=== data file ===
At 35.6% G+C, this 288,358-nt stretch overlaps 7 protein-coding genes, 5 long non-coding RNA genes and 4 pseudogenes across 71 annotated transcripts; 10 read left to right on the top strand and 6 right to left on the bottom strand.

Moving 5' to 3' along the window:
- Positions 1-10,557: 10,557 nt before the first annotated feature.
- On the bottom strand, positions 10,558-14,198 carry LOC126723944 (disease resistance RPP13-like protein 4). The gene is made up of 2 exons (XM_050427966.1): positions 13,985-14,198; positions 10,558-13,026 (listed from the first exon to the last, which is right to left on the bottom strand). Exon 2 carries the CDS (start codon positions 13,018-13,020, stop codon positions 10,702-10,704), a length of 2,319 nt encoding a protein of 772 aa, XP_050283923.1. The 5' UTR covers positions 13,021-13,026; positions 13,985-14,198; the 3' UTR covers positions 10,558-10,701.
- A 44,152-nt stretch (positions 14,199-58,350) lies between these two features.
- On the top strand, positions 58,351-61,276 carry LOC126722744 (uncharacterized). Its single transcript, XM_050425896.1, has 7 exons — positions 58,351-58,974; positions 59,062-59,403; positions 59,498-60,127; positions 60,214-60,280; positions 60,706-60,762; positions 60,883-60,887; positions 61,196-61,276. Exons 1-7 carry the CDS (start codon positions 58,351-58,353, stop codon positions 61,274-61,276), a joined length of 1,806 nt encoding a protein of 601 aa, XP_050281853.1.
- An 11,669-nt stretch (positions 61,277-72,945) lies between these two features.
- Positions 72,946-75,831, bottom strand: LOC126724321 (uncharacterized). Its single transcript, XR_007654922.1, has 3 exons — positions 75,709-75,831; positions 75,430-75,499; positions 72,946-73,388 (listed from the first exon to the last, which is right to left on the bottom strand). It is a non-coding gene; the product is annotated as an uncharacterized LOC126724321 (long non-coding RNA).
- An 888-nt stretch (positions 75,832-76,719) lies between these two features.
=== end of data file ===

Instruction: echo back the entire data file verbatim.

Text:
At 35.6% G+C, this 288,358-nt stretch overlaps 7 protein-coding genes, 5 long non-coding RNA genes and 4 pseudogenes across 71 annotated transcripts; 10 read left to right on the top strand and 6 right to left on the bottom strand.

Moving 5' to 3' along the window:
- Positions 1-10,557: 10,557 nt before the first annotated feature.
- On the bottom strand, positions 10,558-14,198 carry LOC126723944 (disease resistance RPP13-like protein 4). The gene is made up of 2 exons (XM_050427966.1): positions 13,985-14,198; positions 10,558-13,026 (listed from the first exon to the last, which is right to left on the bottom strand). Exon 2 carries the CDS (start codon positions 13,018-13,020, stop codon positions 10,702-10,704), a length of 2,319 nt encoding a protein of 772 aa, XP_050283923.1. The 5' UTR covers positions 13,021-13,026; positions 13,985-14,198; the 3' UTR covers positions 10,558-10,701.
- A 44,152-nt stretch (positions 14,199-58,350) lies between these two features.
- On the top strand, positions 58,351-61,276 carry LOC126722744 (uncharacterized). Its single transcript, XM_050425896.1, has 7 exons — positions 58,351-58,974; positions 59,062-59,403; positions 59,498-60,127; positions 60,214-60,280; positions 60,706-60,762; positions 60,883-60,887; positions 61,196-61,276. Exons 1-7 carry the CDS (start codon positions 58,351-58,353, stop codon positions 61,274-61,276), a joined length of 1,806 nt encoding a protein of 601 aa, XP_050281853.1.
- An 11,669-nt stretch (positions 61,277-72,945) lies between these two features.
- Positions 72,946-75,831, bottom strand: LOC126724321 (uncharacterized). Its single transcript, XR_007654922.1, has 3 exons — positions 75,709-75,831; positions 75,430-75,499; positions 72,946-73,388 (listed from the first exon to the last, which is right to left on the bottom strand). It is a non-coding gene; the product is annotated as an uncharacterized LOC126724321 (long non-coding RNA).
- An 888-nt stretch (positions 75,832-76,719) lies between these two features.